The most feared public enemy here is the cottontail rabbit.
These abundant small mammals avoid corn, tomatoes, potatoes, squash, cucumbers and a handful of peppers, but they’ll eat nearly everything else. For those gardeners who keep flower gardens and fruit trees, the rascally rabbit can cause serious problems.
There’s also a rising star of a villainous nature that can devastate a garden in a single night: wild hogs.
Gardeners in the Deep South have dealt with them for years, but these rooters are becoming prevalent in more northern climates.
Wild hogs generally travel in groups, so they can destroy large areas quickly. In moist soils, their rooting is often aimed at invertebrates or underground vegetation. Of course, they also enjoy above-ground vegetables that you’ve labored to grow. Keep your eyes and ears open for free-ranging hogs in your area. Should they find your garden, devastation is sure to follow.
The final menace that many a farmer has battled is the American crow. This primary aerial garden menace can damage corn, melons, sunflowers and fruit crops. Historically, crows were a much greater problem, but they can still cause localized issues.
Five Tactics to Keep Them Out
Flying vermin and land-based goblins alike are no fun in the garden.
Consider these five tactics to keep them out:
1. Location, location, location
It might sound like a simple concept, but locate your garden far away from wildlife habitat. First and foremost, make your garden a place critters don’t want to be—despite it being a buffet.
“Animals need to be uncomfortable around the garden,” says Rees.
Keep it as far away from woods, unmowed areas, and brush and rock piles as possible. Force animals to be alienated from their escape cover. Increased visibility makes them more vulnerable to predators and other enemies, so they’ll be less likely to venture out.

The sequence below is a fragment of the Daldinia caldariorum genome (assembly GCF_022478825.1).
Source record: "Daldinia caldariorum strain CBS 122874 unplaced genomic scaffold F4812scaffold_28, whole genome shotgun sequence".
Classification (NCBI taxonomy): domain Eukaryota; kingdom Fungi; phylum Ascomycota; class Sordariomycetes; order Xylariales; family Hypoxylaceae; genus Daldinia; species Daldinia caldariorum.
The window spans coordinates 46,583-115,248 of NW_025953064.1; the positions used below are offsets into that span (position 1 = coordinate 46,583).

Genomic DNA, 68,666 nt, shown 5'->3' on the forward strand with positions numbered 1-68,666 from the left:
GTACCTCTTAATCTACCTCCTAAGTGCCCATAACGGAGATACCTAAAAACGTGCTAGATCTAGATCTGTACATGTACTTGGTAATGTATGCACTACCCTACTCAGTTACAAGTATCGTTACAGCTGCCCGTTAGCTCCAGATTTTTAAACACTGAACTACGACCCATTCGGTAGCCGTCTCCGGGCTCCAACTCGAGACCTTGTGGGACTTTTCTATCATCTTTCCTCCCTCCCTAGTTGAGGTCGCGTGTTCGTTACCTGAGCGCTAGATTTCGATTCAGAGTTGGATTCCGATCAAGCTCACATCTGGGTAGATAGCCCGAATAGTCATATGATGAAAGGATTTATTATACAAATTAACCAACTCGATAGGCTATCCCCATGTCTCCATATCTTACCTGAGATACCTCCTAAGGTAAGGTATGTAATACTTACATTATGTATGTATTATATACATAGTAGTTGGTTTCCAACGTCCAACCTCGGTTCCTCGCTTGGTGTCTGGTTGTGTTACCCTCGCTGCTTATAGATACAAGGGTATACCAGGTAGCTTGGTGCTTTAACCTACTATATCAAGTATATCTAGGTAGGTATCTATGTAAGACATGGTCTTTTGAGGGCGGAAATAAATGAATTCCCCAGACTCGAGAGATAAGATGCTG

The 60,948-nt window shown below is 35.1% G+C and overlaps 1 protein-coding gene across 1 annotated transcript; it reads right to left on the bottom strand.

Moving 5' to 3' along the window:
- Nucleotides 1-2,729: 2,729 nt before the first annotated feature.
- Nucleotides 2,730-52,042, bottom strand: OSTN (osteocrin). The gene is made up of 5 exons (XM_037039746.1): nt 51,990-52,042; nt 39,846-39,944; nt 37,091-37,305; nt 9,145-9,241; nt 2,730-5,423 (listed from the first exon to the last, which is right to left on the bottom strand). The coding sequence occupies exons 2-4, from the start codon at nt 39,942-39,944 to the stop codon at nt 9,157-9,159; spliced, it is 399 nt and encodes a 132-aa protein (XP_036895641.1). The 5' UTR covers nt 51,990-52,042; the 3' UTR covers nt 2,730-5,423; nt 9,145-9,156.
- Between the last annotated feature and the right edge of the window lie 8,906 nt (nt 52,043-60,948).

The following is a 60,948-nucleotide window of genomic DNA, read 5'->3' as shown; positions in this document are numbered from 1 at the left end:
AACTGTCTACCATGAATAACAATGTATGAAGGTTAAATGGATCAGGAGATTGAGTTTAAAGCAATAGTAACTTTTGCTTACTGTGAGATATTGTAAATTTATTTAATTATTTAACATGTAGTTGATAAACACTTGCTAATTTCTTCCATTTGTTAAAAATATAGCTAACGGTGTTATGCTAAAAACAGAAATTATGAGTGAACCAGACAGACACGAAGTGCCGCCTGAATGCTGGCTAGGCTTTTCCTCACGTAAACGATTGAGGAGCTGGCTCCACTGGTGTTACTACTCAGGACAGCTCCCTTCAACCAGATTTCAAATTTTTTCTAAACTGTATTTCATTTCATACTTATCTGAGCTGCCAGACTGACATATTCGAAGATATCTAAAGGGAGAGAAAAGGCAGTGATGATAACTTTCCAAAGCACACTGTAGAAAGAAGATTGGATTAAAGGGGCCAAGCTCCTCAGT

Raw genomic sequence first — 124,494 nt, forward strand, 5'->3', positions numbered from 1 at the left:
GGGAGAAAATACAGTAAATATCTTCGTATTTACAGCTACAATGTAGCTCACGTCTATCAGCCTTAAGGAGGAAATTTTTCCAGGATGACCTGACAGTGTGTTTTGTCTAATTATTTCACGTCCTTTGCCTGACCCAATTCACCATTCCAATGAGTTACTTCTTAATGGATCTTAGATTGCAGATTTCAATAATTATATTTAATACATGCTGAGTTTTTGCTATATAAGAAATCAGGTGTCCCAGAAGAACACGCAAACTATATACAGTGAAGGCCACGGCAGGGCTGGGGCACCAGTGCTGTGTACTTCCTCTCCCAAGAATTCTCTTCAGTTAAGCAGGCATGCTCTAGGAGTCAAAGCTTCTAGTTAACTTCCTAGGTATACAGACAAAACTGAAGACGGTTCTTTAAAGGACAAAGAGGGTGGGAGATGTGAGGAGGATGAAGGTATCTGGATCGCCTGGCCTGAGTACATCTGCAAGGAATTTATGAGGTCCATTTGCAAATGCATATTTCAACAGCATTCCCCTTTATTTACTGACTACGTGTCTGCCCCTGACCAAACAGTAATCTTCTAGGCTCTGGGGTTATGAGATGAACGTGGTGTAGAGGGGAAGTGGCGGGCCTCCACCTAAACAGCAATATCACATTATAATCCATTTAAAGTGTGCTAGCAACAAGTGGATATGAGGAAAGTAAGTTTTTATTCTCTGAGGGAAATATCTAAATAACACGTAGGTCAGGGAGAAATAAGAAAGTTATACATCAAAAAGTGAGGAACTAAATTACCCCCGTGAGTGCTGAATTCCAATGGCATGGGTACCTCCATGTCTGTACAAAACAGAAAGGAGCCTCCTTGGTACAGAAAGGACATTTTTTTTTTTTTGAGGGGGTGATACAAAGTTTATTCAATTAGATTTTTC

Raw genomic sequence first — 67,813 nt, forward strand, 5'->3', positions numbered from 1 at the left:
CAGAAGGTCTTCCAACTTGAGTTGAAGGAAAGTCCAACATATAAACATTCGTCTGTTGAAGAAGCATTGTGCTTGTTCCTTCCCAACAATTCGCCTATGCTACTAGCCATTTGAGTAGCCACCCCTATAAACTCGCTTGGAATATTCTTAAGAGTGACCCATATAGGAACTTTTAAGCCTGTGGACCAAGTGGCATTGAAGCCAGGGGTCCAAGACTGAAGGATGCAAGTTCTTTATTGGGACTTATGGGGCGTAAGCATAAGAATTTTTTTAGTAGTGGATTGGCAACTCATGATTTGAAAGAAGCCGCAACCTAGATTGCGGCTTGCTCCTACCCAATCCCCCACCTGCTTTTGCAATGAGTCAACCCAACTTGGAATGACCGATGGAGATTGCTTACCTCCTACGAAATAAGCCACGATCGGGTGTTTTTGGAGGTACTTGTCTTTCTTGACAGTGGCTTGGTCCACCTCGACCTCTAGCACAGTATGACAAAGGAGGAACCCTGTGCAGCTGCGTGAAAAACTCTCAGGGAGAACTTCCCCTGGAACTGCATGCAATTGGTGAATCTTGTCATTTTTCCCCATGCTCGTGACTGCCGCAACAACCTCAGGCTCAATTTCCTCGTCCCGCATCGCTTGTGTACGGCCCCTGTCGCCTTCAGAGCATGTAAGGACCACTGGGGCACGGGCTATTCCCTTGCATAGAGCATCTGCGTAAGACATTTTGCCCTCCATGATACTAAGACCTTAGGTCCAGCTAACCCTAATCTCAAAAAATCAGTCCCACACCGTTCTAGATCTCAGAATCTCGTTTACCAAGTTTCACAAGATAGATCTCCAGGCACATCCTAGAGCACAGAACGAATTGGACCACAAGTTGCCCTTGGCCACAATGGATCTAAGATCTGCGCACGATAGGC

2. Use creative deterrents
Visual, auditory and olfactory deterrents come in the form of commercial devices and downright-creative, homemade remedies.
Garden centers offer sentinel owls and plastic snakes, but I enjoy the more imaginative inventions like a scarecrow crafted from sections of hose. Some gardeners use plastic bags, strips of aluminum, pie plates or aluminum cans to make noise that bothers the critters. Commercial noise makers may also help with severe bird invasions.
A host of chemical deterrents are available, as well, but these aren’t appropriate for use around crops grown for human consumption. These direct-application chemicals aren’t good options for vegetable gardens, yet some chemicals can be applied on surrounding vegetation to act as a barrier.
Plot Saver, for example, uses a chemical applied to a ribbon posted around the perimeter of the garden to exclude deer.
A home remedy that Rees recommends is cheap men’s cologne sprayed on vegetation surrounding the garden.
Another trick used by a friend is to spray bleach on the surrounding vegetation. Both techniques require reapplication, particularly after a good rain. More tips>>
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About the Author: John graduated from Penn State (BS) and the University of Georgia (MS) with degrees in wildlife management, and he is a Certified Wildlife Biologist. He owns and manages a 15-acre hobby farm in Kentucky.